Short version: Watch the video.
Happening today, October 8th 2013, the Supreme Court takes up the case of McCutcheon v FEC. If you hear anything about this in the broader media (mainstream or otherwise), it will probably make an ambiguous comparison the Citizens United v FEC case. Both Citizens United and McCutcheon attack components of the current campaign finance law of the land, known as the McCain-Feingold Bi-partisan Campaign Reform Act (BCRA) of 2002. Back in 2010, Citizens United gutted some aspects of the BCRA, mainly those things having to do with ‘independent’ organizations spending money to influence elections.
In Buckley v Valeo 1976, the SCOTUS determined that politicians could spend whatever amount of money they wished to espouse their views. This holding was a key component of the argument in Citizens United, that independent political groups should not econounter limits on either spending or collecting funds. But Buckley v Valeo also found that giving money to a politician, even to help with the costs of campaigning, was very much like bribing him or her. The larger the donation, the more logically this conclusion might be drawn. It is worth noting here that the courts have held in numerous decisions that the appearance of corruption is just as damaging as corruption itself. So in essence, the SCOTUS affirmed the authority of Congress to set the maximum donation levels. Per person, per year, the maximum donation is $2,600 (per 2-yr election cycle of Congress people) (double this number for married couples). They can also give to various political party committees, who can then route the (soft) money to each politician.
Finally the Congress sets an ‘aggregate’ per person (per donor) maximum. Each individual can donate a combined total of $123,000 to all of the politicians and parties they support. McCutcheon argues that if the amount he can donate to any one politician is limited, then the matter is settled and there can be no appearance of a bribe, regardless of how many politicians he supports. The obvious counter-argument is that McCutcheon wants the aggregate limit struck down simply so that he can corrupt a wider pool of players. Why own just one politician or a few, when you can own the whole Congress. If the plaintiffs in the McCutcheon case win, the wealthiest Americans could spend $3.6 million per election to shape America’s laws.
One of the most disappointing aspects of this case is that Republican National Committee has decided to openly flaunt its predilection for money-based politics and is named as a co-plaintiff in this new case along with McCutcheon. Thus the RNC stands in direct opposition to what Republican voters in numerous polls have said they believe on the topic of money in politics – that it is wrong and leads to cronyism.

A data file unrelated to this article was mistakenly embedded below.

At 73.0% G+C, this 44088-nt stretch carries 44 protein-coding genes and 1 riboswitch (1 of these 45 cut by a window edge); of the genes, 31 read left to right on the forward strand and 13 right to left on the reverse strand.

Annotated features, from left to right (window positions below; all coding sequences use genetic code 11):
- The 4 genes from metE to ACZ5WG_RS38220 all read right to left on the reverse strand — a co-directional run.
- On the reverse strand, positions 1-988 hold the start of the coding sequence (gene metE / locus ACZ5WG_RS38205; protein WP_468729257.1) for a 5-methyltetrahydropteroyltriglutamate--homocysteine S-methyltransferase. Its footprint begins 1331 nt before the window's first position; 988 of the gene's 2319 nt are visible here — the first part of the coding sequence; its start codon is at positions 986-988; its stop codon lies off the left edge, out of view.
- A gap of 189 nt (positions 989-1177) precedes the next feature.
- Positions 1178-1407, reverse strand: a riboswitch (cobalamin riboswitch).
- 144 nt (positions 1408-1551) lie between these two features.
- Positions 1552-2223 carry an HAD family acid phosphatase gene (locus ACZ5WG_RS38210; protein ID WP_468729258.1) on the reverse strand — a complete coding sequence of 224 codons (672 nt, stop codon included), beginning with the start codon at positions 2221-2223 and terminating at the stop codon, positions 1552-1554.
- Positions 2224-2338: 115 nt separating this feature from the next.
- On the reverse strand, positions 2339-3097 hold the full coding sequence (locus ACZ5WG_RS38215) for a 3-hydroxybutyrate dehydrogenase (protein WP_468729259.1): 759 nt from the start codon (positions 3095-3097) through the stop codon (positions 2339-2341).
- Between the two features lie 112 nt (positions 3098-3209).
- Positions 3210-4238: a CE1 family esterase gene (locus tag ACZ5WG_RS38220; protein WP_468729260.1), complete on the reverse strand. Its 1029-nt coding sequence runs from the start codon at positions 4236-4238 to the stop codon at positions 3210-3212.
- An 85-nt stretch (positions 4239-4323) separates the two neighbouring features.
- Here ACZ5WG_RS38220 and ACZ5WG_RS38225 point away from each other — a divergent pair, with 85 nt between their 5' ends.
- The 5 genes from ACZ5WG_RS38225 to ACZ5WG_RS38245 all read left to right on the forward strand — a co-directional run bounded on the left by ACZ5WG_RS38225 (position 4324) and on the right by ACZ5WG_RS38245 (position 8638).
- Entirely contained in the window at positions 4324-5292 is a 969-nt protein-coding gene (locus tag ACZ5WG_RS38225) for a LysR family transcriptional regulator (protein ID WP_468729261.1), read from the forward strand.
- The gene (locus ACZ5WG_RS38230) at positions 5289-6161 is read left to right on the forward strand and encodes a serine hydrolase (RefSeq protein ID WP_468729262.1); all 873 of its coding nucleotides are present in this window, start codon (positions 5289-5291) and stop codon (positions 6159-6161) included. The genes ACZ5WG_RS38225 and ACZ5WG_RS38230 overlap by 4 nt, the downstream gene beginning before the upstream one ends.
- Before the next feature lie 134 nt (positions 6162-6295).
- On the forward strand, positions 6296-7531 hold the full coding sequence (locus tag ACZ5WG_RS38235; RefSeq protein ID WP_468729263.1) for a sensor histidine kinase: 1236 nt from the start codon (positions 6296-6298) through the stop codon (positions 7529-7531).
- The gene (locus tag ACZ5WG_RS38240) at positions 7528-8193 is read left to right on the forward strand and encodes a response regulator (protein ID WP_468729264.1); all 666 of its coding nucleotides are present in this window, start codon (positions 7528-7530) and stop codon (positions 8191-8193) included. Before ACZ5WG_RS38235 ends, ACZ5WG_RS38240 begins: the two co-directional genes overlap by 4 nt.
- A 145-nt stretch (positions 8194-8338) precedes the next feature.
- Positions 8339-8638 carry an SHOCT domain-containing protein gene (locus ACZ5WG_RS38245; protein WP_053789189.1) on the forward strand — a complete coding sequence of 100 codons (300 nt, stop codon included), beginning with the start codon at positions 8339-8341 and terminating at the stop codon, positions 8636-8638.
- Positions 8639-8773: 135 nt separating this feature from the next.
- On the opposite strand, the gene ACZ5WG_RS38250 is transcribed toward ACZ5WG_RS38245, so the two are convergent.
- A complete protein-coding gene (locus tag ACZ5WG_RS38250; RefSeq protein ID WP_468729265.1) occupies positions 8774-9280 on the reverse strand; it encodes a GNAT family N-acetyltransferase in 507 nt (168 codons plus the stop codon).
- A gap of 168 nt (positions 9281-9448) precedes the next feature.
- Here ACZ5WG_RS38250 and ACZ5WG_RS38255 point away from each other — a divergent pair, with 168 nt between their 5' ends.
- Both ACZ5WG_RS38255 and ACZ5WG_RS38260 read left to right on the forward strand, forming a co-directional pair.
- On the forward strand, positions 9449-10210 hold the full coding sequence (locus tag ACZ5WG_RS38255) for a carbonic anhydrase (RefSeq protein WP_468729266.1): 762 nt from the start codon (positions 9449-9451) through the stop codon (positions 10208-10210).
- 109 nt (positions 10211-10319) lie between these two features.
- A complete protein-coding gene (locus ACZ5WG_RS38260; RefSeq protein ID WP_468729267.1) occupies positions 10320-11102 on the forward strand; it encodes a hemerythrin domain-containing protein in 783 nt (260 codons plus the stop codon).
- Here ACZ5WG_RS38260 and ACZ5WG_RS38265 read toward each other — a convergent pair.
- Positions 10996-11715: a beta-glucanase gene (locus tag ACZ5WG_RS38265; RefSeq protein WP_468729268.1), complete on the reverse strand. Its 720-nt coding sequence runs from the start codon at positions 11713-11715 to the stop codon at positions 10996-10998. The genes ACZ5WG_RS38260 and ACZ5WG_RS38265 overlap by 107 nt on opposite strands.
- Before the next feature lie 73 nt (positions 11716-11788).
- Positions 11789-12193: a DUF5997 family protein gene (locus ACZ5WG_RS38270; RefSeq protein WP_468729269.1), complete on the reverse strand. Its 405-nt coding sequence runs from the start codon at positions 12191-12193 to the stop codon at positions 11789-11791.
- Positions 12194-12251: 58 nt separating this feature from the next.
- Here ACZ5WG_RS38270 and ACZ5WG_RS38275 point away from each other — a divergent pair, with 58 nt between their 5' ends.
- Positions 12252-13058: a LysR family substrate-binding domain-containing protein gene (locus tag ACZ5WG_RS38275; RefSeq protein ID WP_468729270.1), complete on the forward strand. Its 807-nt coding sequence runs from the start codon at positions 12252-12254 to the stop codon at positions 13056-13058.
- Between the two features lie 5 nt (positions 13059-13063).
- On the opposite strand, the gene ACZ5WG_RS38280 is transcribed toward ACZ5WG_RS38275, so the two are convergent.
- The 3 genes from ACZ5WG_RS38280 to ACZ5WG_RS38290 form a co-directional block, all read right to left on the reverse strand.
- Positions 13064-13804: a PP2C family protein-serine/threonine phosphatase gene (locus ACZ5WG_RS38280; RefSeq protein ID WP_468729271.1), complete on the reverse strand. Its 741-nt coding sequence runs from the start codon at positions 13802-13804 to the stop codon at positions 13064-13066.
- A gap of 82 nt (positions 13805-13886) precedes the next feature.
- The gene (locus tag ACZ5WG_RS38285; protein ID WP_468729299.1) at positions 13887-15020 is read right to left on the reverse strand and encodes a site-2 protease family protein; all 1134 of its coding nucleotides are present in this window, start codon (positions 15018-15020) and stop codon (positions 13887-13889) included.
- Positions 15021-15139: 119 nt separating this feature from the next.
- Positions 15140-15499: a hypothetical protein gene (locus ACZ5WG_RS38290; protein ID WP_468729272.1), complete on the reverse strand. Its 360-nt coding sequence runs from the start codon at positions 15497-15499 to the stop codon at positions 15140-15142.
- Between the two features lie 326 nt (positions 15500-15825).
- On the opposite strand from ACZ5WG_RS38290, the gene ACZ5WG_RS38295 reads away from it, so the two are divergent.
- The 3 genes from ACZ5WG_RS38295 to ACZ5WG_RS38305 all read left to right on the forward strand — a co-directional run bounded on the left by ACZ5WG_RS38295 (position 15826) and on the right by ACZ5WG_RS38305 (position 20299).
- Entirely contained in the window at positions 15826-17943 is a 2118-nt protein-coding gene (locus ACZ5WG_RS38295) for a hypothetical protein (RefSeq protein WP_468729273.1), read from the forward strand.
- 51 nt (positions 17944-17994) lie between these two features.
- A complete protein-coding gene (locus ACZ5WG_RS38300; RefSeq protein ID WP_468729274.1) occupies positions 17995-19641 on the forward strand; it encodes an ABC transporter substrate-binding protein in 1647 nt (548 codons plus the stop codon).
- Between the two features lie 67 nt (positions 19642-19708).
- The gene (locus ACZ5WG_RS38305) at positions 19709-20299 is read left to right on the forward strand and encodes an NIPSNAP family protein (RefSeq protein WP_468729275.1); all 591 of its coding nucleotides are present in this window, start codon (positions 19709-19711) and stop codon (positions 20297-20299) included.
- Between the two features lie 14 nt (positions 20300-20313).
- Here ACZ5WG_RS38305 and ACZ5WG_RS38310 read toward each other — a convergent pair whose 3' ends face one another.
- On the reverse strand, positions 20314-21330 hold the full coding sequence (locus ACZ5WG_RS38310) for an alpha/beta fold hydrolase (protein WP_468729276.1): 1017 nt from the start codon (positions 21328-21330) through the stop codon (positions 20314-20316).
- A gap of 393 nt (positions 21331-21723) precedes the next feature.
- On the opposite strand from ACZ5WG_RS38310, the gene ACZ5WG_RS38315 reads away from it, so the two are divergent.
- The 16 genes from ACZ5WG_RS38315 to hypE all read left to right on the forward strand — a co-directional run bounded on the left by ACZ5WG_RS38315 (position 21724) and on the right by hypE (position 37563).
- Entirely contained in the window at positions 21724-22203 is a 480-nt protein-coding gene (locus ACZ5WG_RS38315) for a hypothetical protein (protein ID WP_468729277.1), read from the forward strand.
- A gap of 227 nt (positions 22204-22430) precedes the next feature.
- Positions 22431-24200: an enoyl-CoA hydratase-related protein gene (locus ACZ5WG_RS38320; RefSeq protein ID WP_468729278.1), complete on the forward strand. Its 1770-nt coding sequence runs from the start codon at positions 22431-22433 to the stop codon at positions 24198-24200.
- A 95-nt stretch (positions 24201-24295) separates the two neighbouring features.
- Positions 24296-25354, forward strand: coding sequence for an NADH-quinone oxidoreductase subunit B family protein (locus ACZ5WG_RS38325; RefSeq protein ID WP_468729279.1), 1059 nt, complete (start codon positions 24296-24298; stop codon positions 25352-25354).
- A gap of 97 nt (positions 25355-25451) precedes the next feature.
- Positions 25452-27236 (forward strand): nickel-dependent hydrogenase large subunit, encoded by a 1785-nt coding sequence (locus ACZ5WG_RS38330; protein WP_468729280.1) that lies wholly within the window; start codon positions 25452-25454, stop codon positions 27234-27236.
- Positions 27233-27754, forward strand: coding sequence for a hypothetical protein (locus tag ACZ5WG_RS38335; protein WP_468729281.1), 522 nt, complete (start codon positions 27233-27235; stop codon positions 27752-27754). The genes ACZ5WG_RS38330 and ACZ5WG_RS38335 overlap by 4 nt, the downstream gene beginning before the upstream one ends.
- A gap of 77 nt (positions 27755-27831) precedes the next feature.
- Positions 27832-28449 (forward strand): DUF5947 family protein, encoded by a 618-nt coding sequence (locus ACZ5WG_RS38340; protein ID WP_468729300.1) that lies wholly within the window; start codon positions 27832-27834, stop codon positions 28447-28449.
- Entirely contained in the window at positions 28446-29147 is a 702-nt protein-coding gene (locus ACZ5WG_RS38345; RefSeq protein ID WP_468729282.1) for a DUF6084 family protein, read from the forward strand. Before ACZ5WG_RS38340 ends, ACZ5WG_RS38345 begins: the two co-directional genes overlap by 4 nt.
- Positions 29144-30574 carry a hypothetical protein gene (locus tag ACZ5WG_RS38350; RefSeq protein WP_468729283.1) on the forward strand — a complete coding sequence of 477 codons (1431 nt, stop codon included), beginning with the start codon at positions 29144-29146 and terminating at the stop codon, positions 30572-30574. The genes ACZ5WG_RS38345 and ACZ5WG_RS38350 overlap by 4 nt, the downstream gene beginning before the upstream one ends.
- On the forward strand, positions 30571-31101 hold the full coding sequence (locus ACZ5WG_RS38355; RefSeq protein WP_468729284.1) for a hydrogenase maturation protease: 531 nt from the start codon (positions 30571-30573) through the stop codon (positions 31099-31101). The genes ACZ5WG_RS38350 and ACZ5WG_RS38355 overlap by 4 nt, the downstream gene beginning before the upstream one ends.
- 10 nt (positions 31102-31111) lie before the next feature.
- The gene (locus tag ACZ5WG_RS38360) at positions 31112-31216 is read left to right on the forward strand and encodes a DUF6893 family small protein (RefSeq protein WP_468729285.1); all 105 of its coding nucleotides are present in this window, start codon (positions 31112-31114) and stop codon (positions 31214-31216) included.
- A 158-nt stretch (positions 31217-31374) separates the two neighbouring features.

But in fact, there have always been ‘money-is-good’ Republican politicians. Tom Delay was open about his belief that the wealthy should control the game. In Delay’s view, those who could pay to play were inherently worthy of his time. To the victor (in the private sector) rightly go the spoils. To Delay’s credit he did also believe that such a system should be transparent. Alas, his subsequent actions in that area did not demonstrate a real commitment to the ideal.
Then there’s Mitch McConnell, who in 2003 was among the first to argue against the constitutionality of the BCRA. McConnell’s case had no major impact on the enforceability of the act, but subsequently Citizens United did. In Citizens United, the SCOTUS attacked any effort of the BCRA to control the spending side of campaigns. Since the Citizens United case, McConnell has been one of the nation’s most outspoken supporters of the decision, pointing out that for-profit corporations have seemed well-behaved under the new rules. But as we all can see, campaign financing has expanded enormously and a handful of wealthy people have at times been able to direct the political discourse. Today, McConnell is again on the scene with McCutcheon. This time we’re not talking about independent campaign expenditures. Now we’re talking about handing money over to politicians. This article offers a clear explanation:
Note that McConnell sees McCutcheon as an opportunity to convince the SCOTUS to look beyond the plaintiff’s arguments on aggregate limits and question the very foundation of campaign integrity, i.e. that campaign donations look like corruption and therefore can be treated differently than expenditures. In his view – it’s all protected by the free speech clause in the First Amendment. McConnell’s odds are slim by most accounts, but understand that he has filed an Amicus Brief and HAS BEEN INVITED to the hearings to argue his case in full. If he were to succeed, virtually every campaign finance law in the country would fall. Inequality of financial success in the private sector would translate directly to political and therefore in time legal inequality.
Alas, even if McConnell’s more extreme argument is ignored now, it may still win eventually. The court can hear his argument, give it some life, but then not really decide on his case either way. The first step in an incremental attack on campaign finance regulation is to end the aggregate limits on donors such as Mr. McCutcheon. From that precedent, new cases can gain a foothold. It’s not as though such plaintiffs will ever lack for the financial resources to argue such cases.
Buckey v Valeo
Citizen United v FEC
Campaign finance in the United States
Jeffrey Toobin writing for the New Yorker
On Citizens United